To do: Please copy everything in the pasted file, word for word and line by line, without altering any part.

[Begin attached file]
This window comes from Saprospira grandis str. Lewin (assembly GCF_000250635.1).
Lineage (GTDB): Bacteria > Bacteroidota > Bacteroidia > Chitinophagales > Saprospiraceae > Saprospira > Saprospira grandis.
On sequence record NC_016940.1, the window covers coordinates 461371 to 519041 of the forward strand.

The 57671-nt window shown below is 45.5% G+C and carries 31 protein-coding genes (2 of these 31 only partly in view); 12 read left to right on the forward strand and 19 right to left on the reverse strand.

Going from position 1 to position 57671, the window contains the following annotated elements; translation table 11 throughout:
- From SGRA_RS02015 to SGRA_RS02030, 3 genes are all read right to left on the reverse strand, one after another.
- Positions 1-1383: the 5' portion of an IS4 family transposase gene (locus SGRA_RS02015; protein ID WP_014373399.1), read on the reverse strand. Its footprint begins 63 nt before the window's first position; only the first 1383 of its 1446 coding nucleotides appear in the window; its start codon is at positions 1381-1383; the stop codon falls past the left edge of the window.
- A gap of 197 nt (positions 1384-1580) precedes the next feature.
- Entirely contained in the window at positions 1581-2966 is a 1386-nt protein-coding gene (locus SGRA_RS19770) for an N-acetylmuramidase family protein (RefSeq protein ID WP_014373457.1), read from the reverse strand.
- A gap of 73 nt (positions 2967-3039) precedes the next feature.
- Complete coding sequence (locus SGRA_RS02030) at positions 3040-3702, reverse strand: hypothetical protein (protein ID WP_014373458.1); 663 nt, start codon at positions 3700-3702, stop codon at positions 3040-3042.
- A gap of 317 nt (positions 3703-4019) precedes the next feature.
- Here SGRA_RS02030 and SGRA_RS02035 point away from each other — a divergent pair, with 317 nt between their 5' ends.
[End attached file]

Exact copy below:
This window comes from Saprospira grandis str. Lewin (assembly GCF_000250635.1).
Lineage (GTDB): Bacteria > Bacteroidota > Bacteroidia > Chitinophagales > Saprospiraceae > Saprospira > Saprospira grandis.
On sequence record NC_016940.1, the window covers coordinates 461371 to 519041 of the forward strand.

The 57671-nt window shown below is 45.5% G+C and carries 31 protein-coding genes (2 of these 31 only partly in view); 12 read left to right on the forward strand and 19 right to left on the reverse strand.

Going from position 1 to position 57671, the window contains the following annotated elements; translation table 11 throughout:
- From SGRA_RS02015 to SGRA_RS02030, 3 genes are all read right to left on the reverse strand, one after another.
- Positions 1-1383: the 5' portion of an IS4 family transposase gene (locus SGRA_RS02015; protein ID WP_014373399.1), read on the reverse strand. Its footprint begins 63 nt before the window's first position; only the first 1383 of its 1446 coding nucleotides appear in the window; its start codon is at positions 1381-1383; the stop codon falls past the left edge of the window.
- A gap of 197 nt (positions 1384-1580) precedes the next feature.
- Entirely contained in the window at positions 1581-2966 is a 1386-nt protein-coding gene (locus SGRA_RS19770) for an N-acetylmuramidase family protein (RefSeq protein ID WP_014373457.1), read from the reverse strand.
- A gap of 73 nt (positions 2967-3039) precedes the next feature.
- Complete coding sequence (locus SGRA_RS02030) at positions 3040-3702, reverse strand: hypothetical protein (protein ID WP_014373458.1); 663 nt, start codon at positions 3700-3702, stop codon at positions 3040-3042.
- A gap of 317 nt (positions 3703-4019) precedes the next feature.
- Here SGRA_RS02030 and SGRA_RS02035 point away from each other — a divergent pair, with 317 nt between their 5' ends.